Fujifilm X-E1 Noise Reduction & Raw
Fuji X-E1 Noise Reduction
The Fuji X-E1's five noise reduction settings provide some flexibility in choosing how you want to make the trade-off between subject detail and noise levels in JPEGs. The Fuji X-E1 user manual doesn't say at what ISO noise reduction kicks in, so we've included crops from the base ISO on up in the tables below.
The crops below show the effects of three of the Fuji X-E1's five levels of noise reduction available, under the studio HMI lighting we use to simulate daylight. We've also included RAW crops converted using Adobe Camera Raw with noise reduction and sharpening turned off, to show what the sensor output is like. See for yourself how the noise reduction works under daylight-balanced lighting. Click on any of the crops below to see the corresponding full-sized image.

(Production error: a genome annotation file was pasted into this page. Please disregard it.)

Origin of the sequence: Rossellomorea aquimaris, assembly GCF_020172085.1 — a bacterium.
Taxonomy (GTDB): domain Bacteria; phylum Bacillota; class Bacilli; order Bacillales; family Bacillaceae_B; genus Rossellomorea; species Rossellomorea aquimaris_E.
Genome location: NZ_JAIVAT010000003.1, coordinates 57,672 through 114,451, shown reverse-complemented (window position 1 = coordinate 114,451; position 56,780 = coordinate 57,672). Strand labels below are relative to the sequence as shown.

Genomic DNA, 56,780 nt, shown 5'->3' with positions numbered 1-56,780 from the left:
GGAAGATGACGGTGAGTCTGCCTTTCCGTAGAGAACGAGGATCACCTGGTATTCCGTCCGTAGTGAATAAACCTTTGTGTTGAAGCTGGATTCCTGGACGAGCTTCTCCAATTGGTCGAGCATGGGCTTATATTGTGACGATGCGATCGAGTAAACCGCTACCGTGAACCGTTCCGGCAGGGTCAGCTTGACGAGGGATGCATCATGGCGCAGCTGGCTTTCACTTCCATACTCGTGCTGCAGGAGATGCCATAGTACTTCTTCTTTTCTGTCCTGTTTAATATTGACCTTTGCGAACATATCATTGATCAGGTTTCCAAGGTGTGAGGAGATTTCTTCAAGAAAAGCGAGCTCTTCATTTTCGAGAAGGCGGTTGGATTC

The Fuji X-E1 starts applying noticeable noise reduction at ISO 800, as we can see some chroma noise in the Adobe Camera Raw conversions that is suppressed in the camera JPEGs. The camera's noise reduction is fairly aggressive in the red channel as can be seen by the loss of definition in our red leaf swatch, though even the converted raw files have less contrast than most Bayer sensor cameras. (Keep in mind though that we don't sharpen these raw conversions to get a better idea of what the sensor is actually outputting.) The difference between the X-E1's noise reduction settings is fairly subtle. All three of the five settings available do a good job at removing most chroma noise, working mostly on luma noise.